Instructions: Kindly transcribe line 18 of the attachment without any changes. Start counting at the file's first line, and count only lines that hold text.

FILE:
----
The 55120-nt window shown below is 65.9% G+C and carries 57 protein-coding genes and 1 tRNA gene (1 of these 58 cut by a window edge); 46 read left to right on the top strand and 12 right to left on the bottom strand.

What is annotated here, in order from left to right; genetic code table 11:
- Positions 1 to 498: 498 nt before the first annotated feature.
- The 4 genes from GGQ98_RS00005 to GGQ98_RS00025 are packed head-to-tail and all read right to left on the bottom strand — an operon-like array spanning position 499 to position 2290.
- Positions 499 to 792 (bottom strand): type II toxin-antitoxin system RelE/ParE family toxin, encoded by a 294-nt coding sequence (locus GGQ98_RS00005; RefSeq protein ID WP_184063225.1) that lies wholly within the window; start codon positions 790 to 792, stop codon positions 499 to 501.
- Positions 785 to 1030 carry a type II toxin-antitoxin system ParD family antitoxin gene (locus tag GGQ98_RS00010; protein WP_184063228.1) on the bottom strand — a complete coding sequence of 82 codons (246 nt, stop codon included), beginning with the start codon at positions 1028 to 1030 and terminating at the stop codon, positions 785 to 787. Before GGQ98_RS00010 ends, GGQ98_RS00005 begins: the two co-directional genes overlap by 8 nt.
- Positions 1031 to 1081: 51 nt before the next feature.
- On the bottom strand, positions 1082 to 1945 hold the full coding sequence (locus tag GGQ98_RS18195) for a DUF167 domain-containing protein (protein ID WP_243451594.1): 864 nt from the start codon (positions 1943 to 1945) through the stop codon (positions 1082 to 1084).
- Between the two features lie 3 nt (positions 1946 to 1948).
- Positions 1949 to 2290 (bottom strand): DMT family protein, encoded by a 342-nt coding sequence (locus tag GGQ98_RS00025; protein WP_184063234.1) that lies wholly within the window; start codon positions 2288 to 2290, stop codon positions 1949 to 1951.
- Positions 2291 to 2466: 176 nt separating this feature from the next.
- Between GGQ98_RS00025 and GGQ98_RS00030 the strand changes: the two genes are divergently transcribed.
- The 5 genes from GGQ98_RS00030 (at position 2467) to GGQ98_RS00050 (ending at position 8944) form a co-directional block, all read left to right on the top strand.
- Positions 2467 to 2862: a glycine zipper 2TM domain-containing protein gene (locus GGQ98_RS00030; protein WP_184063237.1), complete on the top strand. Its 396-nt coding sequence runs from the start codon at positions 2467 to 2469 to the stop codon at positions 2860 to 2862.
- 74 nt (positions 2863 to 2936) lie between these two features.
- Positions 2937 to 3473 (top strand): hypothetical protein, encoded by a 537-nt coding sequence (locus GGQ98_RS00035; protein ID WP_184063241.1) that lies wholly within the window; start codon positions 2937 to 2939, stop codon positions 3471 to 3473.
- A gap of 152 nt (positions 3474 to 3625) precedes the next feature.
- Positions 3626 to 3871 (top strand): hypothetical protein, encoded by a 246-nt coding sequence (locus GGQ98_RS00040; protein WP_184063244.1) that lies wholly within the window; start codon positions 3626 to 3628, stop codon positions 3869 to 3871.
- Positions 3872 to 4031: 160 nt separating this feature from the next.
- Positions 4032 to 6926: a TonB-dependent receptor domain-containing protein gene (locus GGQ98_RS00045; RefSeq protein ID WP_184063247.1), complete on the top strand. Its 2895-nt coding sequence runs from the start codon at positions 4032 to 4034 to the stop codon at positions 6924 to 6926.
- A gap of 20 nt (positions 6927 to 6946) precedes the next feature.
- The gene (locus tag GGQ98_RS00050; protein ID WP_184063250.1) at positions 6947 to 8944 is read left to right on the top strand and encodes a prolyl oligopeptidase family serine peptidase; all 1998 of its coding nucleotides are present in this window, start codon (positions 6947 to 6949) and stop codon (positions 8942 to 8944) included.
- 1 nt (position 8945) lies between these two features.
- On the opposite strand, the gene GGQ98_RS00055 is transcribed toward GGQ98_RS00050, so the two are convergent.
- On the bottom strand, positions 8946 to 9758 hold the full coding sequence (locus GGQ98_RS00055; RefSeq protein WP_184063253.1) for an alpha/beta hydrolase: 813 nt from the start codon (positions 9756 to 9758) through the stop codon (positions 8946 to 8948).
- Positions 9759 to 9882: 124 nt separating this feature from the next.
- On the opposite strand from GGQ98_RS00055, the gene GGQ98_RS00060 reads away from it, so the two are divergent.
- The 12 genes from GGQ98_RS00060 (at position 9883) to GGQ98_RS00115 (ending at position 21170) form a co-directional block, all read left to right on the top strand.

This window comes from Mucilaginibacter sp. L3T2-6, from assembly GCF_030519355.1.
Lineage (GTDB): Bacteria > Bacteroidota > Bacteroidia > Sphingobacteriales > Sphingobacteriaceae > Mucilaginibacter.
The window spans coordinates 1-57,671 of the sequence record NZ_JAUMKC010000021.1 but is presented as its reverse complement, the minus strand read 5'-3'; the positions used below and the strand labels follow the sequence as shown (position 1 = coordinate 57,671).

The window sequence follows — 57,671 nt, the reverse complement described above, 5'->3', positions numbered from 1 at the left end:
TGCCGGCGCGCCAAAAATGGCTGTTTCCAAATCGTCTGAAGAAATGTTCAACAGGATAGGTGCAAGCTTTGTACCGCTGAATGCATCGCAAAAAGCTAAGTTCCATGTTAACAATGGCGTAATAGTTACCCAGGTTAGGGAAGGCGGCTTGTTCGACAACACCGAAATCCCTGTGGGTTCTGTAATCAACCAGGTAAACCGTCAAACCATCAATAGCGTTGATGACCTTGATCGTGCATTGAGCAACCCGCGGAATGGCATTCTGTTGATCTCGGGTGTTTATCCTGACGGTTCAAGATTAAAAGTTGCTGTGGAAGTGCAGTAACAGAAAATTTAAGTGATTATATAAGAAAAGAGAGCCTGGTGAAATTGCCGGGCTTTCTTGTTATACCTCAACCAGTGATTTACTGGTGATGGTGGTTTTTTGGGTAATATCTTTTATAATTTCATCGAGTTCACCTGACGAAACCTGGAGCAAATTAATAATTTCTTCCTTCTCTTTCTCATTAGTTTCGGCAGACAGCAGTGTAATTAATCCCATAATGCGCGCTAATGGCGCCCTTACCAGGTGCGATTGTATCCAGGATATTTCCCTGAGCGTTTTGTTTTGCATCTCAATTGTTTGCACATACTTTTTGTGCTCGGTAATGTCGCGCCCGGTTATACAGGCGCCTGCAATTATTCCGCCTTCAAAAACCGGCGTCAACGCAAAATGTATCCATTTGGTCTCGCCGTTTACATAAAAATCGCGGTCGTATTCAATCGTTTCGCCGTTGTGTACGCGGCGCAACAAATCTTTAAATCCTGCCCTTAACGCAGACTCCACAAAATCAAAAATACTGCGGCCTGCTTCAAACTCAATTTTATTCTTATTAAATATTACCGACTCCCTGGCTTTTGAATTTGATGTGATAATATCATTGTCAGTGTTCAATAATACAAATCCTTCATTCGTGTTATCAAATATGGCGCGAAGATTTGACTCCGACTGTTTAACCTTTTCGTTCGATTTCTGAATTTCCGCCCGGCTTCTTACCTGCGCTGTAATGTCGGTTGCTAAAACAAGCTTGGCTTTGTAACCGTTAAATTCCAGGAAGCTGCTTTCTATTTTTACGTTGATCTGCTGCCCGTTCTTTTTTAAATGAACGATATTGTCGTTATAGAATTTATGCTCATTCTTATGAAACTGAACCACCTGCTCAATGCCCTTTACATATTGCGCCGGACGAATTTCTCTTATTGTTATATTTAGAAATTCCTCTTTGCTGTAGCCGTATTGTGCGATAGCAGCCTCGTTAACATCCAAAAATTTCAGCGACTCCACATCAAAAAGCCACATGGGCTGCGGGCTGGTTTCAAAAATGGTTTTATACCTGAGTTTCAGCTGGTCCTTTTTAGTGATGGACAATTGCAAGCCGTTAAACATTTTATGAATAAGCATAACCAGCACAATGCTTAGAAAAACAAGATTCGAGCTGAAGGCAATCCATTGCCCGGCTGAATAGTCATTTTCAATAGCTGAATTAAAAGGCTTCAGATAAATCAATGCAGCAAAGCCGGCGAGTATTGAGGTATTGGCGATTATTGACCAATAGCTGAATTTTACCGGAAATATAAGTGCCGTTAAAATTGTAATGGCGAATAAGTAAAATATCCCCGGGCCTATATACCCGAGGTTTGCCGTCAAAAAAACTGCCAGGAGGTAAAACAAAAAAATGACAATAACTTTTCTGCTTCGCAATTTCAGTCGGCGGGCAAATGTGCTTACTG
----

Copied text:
- Positions 3626 to 3871 (top strand): hypothetical protein, encoded by a 246-nt coding sequence (locus GGQ98_RS00040; protein WP_184063244.1) that lies wholly within the window; start codon positions 3626 to 3628, stop codon positions 3869 to 3871.